This post first appeared on TheTinLife on 8 October 2020.
“He who works with his hands is a labourer. He who works with his hands and his head is a craftsman. He who works with his hands and his head and his heart is an artist.” — Louis Nizer
I always loved learning but I didn’t like school. I hated being obliged to take mandatory classes (and in college, courses) that I didn’t care for. The few things I enjoyed, I went really deep, and neglected the rest, much to the dismay and chagrin of my instructors. I entered university intending to study painting and then, amidst the drama and depression, I switched out and never picked up a paint brush again.
Soon after I graduated, I went to work in films (a field that did not require the degree I had, yet it gave me some odd seal of legitimacy which opened doors – even to this day – so it’s not that I’m not grateful for it).
Over the years, I occasionally considered going to graduate school. I thought of studying writing. Or Italian Literature – but only for the purpose of returning to my beloved Italy (not a reliable reason). But memories of classroom politics and a rigid structure made me recoil. (It’s the same response, incidentally, I have to the corporate world, which I also was temporarily part of.)
I love teaching, but I didn’t think I would be a student again.
Then, two months ago, after a mere 28-year gap, I began drawing again (as I’d written here).
And once I started, it felt like meeting my Great Love again – a sense of “rightness” at last clicking into place somewhere deep inside, a combination of comfort yet excitement, and the challenge of the very best kind: one that makes me come alive.
The idea of being without it ever again sounds as ludicrous as waving goodbye to the person you know you want to spend your life with.
As Elizabeth Gilbert said in her brilliant book, Big Magic, when explaining why people persist in creating, even when it’s difficult, inconvenient and often financially unrewarding: “When people are having an affair, they don’t mind losing sleep, or missing meals. They will make whatever sacrifices they have to make, and they will blast through any obstacles, in order to be alone with the object of their devotion and obsession—because it matters to them. Let yourself fall in love with your creativity like that and see what happens.”
And so, amidst the upheaval of the past few months of a back injury, packing up my life, moving countries and the trauma of travel in the time of Covid, I made the time.
In my teens I used pencil and charcoal then moved onto oils. This time, I fell in love with pen and ink. Sometimes I don’t even draw per se, but just have my hand move across paper, creating shapes and sometimes words. I bought watercolour and brushes too. I played a little with it, but retreated.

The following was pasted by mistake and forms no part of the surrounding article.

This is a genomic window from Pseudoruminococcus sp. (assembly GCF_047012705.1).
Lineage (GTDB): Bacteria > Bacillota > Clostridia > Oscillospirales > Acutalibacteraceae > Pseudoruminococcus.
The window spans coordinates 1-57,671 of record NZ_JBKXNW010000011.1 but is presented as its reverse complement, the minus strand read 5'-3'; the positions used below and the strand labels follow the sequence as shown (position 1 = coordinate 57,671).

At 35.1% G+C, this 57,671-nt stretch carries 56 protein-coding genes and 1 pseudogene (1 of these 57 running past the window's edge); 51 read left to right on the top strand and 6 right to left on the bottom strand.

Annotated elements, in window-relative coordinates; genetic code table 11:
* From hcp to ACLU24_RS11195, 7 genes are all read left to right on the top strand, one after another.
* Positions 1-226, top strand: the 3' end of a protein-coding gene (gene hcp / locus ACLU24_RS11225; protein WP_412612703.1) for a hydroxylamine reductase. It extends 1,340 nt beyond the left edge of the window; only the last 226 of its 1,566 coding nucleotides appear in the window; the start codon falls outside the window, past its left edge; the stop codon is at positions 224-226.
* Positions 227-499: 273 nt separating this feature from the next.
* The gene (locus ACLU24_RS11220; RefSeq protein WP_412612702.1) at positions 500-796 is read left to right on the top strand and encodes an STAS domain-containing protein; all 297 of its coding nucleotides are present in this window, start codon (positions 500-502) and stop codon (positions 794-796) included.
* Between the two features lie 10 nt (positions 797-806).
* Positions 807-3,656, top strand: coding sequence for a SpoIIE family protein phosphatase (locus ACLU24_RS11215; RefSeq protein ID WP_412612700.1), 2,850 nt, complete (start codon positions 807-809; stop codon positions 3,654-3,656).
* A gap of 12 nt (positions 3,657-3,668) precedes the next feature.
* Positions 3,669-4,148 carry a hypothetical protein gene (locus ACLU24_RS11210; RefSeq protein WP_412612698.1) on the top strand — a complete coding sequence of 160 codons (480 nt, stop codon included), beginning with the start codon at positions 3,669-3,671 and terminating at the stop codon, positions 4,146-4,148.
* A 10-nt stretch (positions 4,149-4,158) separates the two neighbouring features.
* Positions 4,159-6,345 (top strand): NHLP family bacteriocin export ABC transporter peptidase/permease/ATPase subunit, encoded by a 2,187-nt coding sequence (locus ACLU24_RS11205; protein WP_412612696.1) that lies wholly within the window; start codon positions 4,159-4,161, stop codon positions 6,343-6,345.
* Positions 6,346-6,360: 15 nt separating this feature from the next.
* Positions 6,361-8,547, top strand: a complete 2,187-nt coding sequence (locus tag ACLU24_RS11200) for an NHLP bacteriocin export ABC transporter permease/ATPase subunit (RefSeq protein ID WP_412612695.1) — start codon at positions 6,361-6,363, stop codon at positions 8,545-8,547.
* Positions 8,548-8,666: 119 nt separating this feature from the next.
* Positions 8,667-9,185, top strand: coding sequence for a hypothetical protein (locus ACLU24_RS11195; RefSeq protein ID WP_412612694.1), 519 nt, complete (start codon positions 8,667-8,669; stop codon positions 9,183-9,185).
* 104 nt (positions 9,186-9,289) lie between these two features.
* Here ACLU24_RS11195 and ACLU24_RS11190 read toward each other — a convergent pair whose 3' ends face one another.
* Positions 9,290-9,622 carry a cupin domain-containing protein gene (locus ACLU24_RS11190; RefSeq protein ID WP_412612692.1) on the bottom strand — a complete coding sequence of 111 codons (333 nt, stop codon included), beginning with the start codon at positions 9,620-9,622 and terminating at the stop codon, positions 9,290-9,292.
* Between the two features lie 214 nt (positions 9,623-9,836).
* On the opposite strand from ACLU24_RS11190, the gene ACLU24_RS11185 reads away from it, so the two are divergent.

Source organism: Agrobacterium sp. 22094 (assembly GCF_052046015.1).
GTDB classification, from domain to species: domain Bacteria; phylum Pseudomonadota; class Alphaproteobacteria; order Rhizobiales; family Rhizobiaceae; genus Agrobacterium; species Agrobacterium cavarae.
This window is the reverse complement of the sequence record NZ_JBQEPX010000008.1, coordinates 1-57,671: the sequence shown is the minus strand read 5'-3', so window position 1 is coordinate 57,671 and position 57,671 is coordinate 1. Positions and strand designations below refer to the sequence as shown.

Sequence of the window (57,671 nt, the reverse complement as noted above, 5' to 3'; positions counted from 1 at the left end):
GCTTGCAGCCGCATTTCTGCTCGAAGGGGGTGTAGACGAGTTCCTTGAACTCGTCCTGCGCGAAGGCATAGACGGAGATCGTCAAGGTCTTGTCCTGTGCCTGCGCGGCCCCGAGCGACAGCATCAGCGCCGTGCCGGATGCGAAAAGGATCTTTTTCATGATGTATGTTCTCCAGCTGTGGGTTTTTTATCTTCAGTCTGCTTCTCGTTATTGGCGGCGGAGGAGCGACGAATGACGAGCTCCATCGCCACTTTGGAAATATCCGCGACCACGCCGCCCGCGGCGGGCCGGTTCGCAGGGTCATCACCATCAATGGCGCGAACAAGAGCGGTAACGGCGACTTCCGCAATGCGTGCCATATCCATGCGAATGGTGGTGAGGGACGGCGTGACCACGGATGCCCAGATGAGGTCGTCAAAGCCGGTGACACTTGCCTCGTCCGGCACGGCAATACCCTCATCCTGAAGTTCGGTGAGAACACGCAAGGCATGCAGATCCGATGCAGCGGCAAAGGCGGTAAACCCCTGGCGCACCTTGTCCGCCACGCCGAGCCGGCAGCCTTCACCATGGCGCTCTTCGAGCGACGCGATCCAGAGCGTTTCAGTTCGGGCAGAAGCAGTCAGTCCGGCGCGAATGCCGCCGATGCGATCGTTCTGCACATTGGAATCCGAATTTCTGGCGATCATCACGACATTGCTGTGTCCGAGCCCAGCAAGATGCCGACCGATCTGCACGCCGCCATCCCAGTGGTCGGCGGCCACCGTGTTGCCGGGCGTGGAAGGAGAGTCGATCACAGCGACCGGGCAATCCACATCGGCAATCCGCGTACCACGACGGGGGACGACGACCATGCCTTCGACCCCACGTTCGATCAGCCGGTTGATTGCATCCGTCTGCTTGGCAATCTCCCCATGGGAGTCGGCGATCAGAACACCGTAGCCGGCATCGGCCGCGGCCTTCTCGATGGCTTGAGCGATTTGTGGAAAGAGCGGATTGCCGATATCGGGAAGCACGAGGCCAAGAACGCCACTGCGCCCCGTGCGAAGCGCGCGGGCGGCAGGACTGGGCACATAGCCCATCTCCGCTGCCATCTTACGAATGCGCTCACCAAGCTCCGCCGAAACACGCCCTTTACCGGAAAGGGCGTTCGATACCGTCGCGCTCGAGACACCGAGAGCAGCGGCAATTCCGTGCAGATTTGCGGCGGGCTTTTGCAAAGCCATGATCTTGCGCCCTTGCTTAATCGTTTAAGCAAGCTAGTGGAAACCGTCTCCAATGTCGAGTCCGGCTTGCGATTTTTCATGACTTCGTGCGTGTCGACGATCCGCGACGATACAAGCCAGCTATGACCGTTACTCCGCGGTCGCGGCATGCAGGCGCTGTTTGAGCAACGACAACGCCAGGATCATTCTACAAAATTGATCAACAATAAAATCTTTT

I’m now staying with my mother for the foreseeable future. I’m still in isolated quarantine so actually haven’t seen her yet, but the relief of no longer being alone has brought me great comfort. Now I feel I can exhale and stop waiting for the Next Thing.
(Okay, I admit, I’m also ready to hit the road as soon as it becomes safe to travel again, but I’m aware that the global situation is not changing any time soon, so for all intents and purposes, I’m Right Here Right Now.)
I’m very happy sketching and scribbling and doodling. I could do it forever. I draw the way I do everything: precise, detail-oriented and controlling everything (see cat sketch, above).
From the start though, I’ve wanted to get into colour – because, well, life. My previous tools now don’t feel that compelling. Pastels feel too dusty. Oils feel too elaborate. My approach to life now is lighter and mobile. Which is why I’d bought watercolour, knowing instinctively this could be ideal.
There’s a more loose, free-flowing, trust-in-the-universe quality to watercolour that has confounded and terrified me every time I ventured near it. I know it could be hugely revelatory if I really go for it. As always, I know the real magic lies in letting go.
There is an incredible wealth of resources online to help me. I tried a few short tutorials online, but it felt like scratching the surface. The more I dug, the more I wanted to go deep. So I thought: why not?
Here’s my plan: Rather than go about this in a haphazard manner, I want to treat the next few months as my own semester of intense learning. To pick the instructors I want to learn from, to select the subjects I think will enrich my life and knowledge (I want to understand everything: what are the properties of different pigments that make up watercolour paints? How do they suspend in water and how does the kind of paper I use change the effect? I’m a sponge when it comes to soaking up knowledge I’m fascinated about).